May 11th, 2007
Tetris is one of the most famous videogames ever created. Its father, a Russian by the name of Alexey Leonidovich Pajitnov, is however way less famed than his creation, and I don't think many even know his name. Nor did I know his name, or even was able to remember it. I copied it from Wikipedia.
The Gameboy made Tetris quite something back in the day. I guess around the late 80's or so. The way I explain Tetris' monumental success is that it combines what most famous games have: simple rules and near infinite complexity. Games of this kind are: chess, poker, etc, with the added difference that Tetris can be - and usually is - played alone.
My family being in high demand of high-tech material to fill up the holes of its dysfunctional social fabric, we acquired no less than 3 Gameboys. And that was the beginning only; I'm not mentioning the subsequent new Gameboys that popped up with time. On holidays abroad, Tetris was big. Mostly because I guess everyone was discovering how bored we all were once packed in a little vacation house and had nothing else to do. This made Gameboys more vital than oil in the Mad Max movies, and equally worth fighting for.
I remember being a kid and watching my parents play Tetris. You have to know that my parents abandoned the videogame kingdom with the event of 3D. Things got too complicated for them at that stage, and that's a direct quote. So, when Tetris was their virtual pet, they would play a lot, especially my father. I was much impressed by the fact that he could make the rocket launch off into space. For those who are unaware of it, Tetris rewards you with that unequivocal scene once you beat 100'000 points in your final score. That's known as "making the rocket launch". My father could do it. I couldn't. I remember asking him how much was needed to do the deed, and he said a number that made it look singularly impossible to me.
About a decade later and more, I was back on Tetris. Teased by some cheap versions online, I decided to go hunting for the old and ancient artifacts of my family history that are those Gameboys, and possibly a copy of the game Tetris, which we had many times (they were sold with the Gameboys). After going through several species of Gameboys, from the old original one without a lid for the batteries to the pink and Pokemon-sticker-studded version of it to the one I eventually managed to make work: the Gameboy Advance, I think. That version is neat; but there is one major flaw to it. The screen is much too much reflective of light, and thus, blinds you unless you hold your Gameboy at exactly the one and only angle which allows vision.
Online, I was somehow upset at the insane results other people had. I'd make 43'000 points and the 300th player on the list had 233'000, while the first had over 60 million points. I cannot fathom how you get such scores. And I remembered the old rocket from my childhood, which my father could launch and which I couldn't. If you're Freudian, don't think I don't see you coming. Father and son subtle conflict involving the massive phallic symbol that is a rocket, and all of this focused on making it launch. Now back off.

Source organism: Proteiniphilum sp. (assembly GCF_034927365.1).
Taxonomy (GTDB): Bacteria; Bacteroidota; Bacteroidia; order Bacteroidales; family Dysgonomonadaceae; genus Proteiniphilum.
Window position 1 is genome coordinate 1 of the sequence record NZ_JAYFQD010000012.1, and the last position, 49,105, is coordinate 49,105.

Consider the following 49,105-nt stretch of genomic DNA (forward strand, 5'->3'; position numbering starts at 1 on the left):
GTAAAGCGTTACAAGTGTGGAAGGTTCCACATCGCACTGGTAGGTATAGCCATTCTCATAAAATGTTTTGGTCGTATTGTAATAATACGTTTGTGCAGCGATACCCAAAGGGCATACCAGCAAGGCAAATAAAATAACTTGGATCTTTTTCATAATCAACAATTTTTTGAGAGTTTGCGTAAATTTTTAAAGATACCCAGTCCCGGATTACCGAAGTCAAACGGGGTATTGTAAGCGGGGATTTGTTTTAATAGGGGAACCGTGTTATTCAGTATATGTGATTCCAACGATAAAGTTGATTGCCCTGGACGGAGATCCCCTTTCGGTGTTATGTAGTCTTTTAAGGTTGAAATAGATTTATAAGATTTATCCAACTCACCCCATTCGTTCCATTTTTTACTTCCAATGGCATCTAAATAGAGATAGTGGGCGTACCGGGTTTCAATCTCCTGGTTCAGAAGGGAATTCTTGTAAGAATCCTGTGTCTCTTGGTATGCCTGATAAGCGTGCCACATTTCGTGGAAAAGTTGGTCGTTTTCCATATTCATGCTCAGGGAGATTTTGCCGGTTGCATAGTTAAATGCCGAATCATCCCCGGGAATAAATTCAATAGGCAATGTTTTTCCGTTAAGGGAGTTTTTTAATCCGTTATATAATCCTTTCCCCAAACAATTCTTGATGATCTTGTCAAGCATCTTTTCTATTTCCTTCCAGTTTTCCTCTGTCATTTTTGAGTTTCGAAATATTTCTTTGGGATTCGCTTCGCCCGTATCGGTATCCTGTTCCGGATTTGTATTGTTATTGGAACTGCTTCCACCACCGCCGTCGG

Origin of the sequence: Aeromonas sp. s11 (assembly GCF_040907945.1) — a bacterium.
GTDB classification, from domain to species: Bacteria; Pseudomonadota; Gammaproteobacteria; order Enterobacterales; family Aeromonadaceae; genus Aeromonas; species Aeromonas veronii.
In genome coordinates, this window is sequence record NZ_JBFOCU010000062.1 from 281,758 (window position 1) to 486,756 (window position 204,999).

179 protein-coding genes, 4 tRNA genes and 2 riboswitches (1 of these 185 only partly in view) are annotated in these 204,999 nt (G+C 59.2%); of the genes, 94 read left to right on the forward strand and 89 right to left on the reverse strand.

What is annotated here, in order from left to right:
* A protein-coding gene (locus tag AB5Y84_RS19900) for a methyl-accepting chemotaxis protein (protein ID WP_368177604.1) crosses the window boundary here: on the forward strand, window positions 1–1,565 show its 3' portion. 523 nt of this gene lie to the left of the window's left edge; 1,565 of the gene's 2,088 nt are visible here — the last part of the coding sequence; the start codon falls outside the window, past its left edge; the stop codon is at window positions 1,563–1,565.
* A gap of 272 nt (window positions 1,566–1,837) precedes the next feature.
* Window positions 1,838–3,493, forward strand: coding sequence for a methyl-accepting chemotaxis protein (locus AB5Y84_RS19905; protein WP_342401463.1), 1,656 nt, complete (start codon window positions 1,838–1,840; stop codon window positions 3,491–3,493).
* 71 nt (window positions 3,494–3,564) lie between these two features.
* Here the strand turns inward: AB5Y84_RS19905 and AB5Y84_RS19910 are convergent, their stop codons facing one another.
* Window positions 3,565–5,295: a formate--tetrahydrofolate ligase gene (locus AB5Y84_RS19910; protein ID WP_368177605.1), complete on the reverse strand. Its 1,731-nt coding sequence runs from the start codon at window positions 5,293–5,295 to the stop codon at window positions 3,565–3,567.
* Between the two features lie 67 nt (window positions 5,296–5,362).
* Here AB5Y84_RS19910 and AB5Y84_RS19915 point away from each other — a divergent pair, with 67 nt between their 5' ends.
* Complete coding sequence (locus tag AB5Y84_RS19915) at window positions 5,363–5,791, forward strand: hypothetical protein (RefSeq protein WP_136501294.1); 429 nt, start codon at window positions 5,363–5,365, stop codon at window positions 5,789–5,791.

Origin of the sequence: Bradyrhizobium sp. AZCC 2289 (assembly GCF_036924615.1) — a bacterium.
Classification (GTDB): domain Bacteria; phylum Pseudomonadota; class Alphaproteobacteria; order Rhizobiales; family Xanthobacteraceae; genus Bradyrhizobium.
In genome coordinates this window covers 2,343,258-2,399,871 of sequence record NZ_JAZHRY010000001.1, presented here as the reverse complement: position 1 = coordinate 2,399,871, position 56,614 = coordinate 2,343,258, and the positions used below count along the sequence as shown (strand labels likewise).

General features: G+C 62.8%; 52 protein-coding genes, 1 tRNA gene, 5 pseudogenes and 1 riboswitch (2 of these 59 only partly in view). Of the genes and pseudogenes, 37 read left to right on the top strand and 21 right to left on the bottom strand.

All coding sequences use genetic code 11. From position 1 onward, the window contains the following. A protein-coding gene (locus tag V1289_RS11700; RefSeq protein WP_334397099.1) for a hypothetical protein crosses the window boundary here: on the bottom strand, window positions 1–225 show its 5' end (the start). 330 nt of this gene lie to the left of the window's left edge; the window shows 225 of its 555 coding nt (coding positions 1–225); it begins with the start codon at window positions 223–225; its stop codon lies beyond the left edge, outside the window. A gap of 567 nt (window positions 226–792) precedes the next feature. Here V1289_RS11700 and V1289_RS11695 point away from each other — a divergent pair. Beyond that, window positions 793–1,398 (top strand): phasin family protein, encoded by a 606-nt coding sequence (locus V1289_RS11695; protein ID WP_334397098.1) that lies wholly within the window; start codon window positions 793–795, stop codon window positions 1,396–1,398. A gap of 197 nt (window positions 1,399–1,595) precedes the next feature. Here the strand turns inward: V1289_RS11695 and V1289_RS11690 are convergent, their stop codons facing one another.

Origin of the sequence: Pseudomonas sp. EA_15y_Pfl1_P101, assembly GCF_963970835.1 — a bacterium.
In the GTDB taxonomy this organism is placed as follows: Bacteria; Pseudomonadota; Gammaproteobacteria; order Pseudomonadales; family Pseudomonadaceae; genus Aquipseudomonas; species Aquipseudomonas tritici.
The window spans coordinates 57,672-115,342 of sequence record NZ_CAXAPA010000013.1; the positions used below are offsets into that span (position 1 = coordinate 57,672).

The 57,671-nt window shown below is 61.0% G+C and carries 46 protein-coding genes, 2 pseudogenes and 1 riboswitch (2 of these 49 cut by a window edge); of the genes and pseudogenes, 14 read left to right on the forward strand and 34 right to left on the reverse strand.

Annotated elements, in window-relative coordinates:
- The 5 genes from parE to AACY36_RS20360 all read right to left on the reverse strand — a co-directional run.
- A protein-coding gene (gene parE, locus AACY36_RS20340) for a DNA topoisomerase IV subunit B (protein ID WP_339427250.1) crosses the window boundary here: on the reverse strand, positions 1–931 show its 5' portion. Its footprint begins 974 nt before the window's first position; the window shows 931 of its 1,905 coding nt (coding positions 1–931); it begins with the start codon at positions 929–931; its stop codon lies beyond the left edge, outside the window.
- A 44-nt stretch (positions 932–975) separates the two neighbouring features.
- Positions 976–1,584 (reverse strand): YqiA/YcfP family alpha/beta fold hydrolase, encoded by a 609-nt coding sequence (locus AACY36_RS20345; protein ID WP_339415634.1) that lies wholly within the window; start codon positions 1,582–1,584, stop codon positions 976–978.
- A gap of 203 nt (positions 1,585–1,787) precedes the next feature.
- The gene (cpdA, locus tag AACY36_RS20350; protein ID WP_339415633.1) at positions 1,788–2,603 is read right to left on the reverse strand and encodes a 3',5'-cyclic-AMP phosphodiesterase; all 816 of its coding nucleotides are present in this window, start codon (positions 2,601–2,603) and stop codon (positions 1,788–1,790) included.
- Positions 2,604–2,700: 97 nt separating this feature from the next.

So, last night, in my bed, I was firmly decided to try my best at the damn Tetris. Introducing the age-old game whose very cover was lost in time and oblivion into the Gameboy Advance, I experienced a rapture. Kidding. But it was fun to hear those cheap electronic sounds again, and those Russian melodies. That was something original about Tetris, the music. Even as a kid, you could tell this soundtrack wasn't from around here. Add to that the Russian looking buildings on the opening screen of the game, and you have a handful of exotism. Then I played. I played for a long time. I'd alternate with a book; I'd read 30 pages, then play, then read again, etc. Eventually, after much perseverance, I reached the score of 140'000. I had no idea what was required to get the rocketship to fly. So when I eventually lost, I got to hear this fine melody which signified to me that I had made it! Then I saw the rocket, about to launch. And it did!!! I had made it! I had succeeded where I had always failed as a child. I made the fucking rocket fly into the air. Boy I was proud of myself.
I must say that after seeing those crazy scores, and remembering that my own dad had good scores; I felt somewhat Tetris-handicapped. That made me decide to take on this silly challenge. And it worked! I love silly challenges: they give you pride of the non-vain kind. You're proud but it's still Tetris...
The really big question about Tetris is this: why the rocket. Why the rocket? Has that anything do with the space conquest? A reminder that a Russian was the first man to ever be in space? You must know that the bigger score you get, the bigger the rockets get; a fact I was unaware of until I watched this insane YouTube video where a dude gets the maximum score available on the game. His rocket was huge. Oh yes, quite the rocket he had. Freudians back off, we warned you already. Next time I won't be handing peanuts to you, so be nice.
Tetris rewards you with scenes of rockets launching into space. That has to be surrealism number one on the videogame list of interesting connections which don't make sense even after numerous hypotheses. I woke my brothers up with the sound of "I MADE THE ROCKET LAUNCH!" They sure were happy for me. [That last bit is fiction, I didn't wake up anyone.]